In this study, 75% of all isolates demonstrated to have mutations in codons 309 ( n = 15, 34%) and 316 ( n = 18, 41.4%) which might represent second most important of mutations in isolates from Belarus.

In 40 isolates, four types of mutations were identified in codon 315: AGC→ACC ( n = 36)85%, AGC→AGG ( n = 1) 2.3%, AGC→AAC ( n = 2) 4.7%, AGC→GGC ( n = 1) 2.3%. One type of mutation was found in codon 316: GGC→AGC ( n = 18)41.4% and in 15 isolates four types of mutations were detected in codon 309: GGT→GGT ( n = 7)16.1%, GGT→GCT ( n = 4)9.2%, GGT→GTC ( n = 3)6.9%, GGT→GGG ( n = 1)2.7% [Figure - 1].

Two types of mutations were found in codon 357 GAC→CAC and GAC→AAC in two isolates. In addition two mutations which were also observed in codons 463 CGG→CTG and 454 GAG→CGA were found. Nine isolates with one mutation (21.5%), 16 - two mutations (38%), 9 - three mutations (21.5%), four - 4 mutations (9.5%) and 4 - five mutations (9.5%) were also demonstrated in all 42 isolates [Table - 1].

As seen in the figure, silent mutations were detected in codons: 306 (CCG→CCC), 309 (GGT→GGG) and 314 (ACC→ACG) in three isolates.

 ~ Discussion Top

The majority of hot mutations in katG gene of M. tuberculosis have been reported in codon 315 (Ser →Thr) and less in other codons. [1],[2],[10] Unlike most resistance-conferring mutations, mutations in codon 315 (Ser →Thr) are found to result in near-normal catalase-proxidase activities and virulence along with resistance to isoniazid.. This mechanism of isoniazid resistance is not usually associated with a large reduction in virulence and is an exception to the rule that antibiotic-resistance conferring mutation carry a significant fitness cost. [12]

The known genes related to isoniazid-resistance are katG, inhA, ahpC, kasA . [5],[13] Most reports suggest that resistance of M. tuberculosis to isoniazid mostly corresponds to changes in codon 315. [2],[8] Findings of this study were similar with 95% of all isolates showing mutation in codon 315. Our data indicate that highest numbers of mutations observed were 1: 315AGC→ACC (Ser→Thr) 36%, 2: 316 GGC→AGC (Gly→Ser) 14.4%. In this study, 75% of all isolates demonstrated to have mutations in codons 309 ( n = 15, 34%) and 316 ( n = 18, 41.4%) which might represent second most important mutation. Similar results were reported in Latvia in which mutation in codon 315 of katG corresponded to AGC→ACC (Ser→Thr) in 90% cases, however, in our study we have not observed AGC→ACA (Ser→Thr) that was seen in 10% cases of Latvia study. [2] In Poland, 90% of mutations were in codon 315AGC which corresponds to five types of mutations (ACC, ACT, ACA, AAC,ATC) resembling our data on nucleotide ACC and AAC, however we did not observe nucleotide changes on ACT, ACA and ATC.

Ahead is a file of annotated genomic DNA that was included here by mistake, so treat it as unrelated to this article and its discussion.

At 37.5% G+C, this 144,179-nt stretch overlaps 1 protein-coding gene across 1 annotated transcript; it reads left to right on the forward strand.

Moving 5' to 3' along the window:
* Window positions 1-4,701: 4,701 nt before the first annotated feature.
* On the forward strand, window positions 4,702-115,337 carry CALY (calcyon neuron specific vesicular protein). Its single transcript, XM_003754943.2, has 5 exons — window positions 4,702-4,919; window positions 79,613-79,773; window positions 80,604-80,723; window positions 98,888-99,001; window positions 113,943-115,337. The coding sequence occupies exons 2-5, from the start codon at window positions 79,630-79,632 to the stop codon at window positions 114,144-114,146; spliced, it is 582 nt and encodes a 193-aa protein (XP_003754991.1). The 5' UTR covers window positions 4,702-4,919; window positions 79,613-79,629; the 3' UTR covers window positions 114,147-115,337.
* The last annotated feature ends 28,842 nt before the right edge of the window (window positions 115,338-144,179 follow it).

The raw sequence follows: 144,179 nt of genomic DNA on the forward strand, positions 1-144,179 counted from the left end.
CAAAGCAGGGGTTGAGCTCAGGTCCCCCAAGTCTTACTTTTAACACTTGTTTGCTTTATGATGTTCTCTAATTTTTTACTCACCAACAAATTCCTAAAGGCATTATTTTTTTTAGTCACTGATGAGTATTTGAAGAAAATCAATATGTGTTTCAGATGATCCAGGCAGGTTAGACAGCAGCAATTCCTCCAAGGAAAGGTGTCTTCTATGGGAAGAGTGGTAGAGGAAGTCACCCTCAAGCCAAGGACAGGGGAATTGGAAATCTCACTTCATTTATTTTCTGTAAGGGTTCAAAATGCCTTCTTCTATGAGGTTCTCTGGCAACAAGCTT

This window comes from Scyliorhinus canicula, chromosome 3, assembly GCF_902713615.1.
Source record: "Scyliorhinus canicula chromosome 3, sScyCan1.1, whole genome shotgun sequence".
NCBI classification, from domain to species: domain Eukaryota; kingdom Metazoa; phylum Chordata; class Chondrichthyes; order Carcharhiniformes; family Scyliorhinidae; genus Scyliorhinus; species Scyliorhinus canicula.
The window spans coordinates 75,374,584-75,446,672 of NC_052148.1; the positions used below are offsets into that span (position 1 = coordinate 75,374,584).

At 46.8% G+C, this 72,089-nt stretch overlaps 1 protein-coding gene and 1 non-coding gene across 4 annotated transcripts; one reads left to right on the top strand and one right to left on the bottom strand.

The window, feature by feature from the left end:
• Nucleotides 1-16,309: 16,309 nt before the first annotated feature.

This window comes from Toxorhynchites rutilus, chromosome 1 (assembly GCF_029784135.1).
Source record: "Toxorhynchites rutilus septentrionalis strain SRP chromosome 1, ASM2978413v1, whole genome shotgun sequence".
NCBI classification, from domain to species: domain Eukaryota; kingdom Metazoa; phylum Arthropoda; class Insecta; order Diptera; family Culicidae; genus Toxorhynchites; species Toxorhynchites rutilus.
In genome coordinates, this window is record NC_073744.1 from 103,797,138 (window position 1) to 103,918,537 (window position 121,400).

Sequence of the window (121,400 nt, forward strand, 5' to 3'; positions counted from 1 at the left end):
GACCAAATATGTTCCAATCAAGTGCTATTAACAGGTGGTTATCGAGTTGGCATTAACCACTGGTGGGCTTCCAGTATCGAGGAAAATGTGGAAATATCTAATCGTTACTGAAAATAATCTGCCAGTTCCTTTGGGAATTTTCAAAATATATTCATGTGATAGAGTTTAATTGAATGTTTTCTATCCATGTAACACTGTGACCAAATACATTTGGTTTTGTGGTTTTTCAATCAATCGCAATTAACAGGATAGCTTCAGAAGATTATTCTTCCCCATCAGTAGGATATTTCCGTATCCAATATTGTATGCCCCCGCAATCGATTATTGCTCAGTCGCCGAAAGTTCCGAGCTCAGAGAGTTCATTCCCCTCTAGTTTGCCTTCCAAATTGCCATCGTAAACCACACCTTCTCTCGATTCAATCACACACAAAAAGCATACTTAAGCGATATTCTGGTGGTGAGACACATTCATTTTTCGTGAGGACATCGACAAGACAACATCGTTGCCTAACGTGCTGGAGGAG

Mutations detected in one strain in codons 463 and 357, 454 and 357, may indicate that this type of mutation in Belarus is less of a concern when compared to neighbouring countries. [5],[6],[9] Other studies have mentioned that silent mutations were never detected in katG gene. [9],[10] However, in this research three silent mutations were obtained which indicated no effect on drug resistant pattern. Four sensitive and one standard strain H37RV were sequenced and used as control and no mutations were detected in these control strains. Authors of this study also believe that sequencing is a good method for determination of mutations among MDR tuberculosis strains compared to spoligotyping and PCR-RFLP.

The high percentage of double mutations found among the isolates in Belarus differed clearly from the lower prevalence of double mutations in other studies. A characteristic prominent finding of this study was the high frequency of two (40.47%), three (21.42%), four (9.5%) and five mutations (9.5%) occurring in separate codons [Table - 1].

Of 42 isoniazid resistant isolates, 10 (24%) were isolated from sputum of patients with primary infection. Four of these isolates demonstrated five mutations, four showed four mutations and two isolates showed three mutations, revealing that sputum samples of 10 patients with primary infection demonstrated mutations in codons 315, 316 and 309. Interestingly all single and double mutations were found in isolates taken from sputum samples of patient with secondary infection. Thirty two isolates (76%) of patients with secondary infection (data on reactivation cases not available) were found to have mutations in codon 315(49.2%), 12(19%) in codon 316 and 7(11.1%) in codon 309 [Table - 1]. The highest frequency of common mutation sharing between primary and secondary infections in this study occurred in codon 315.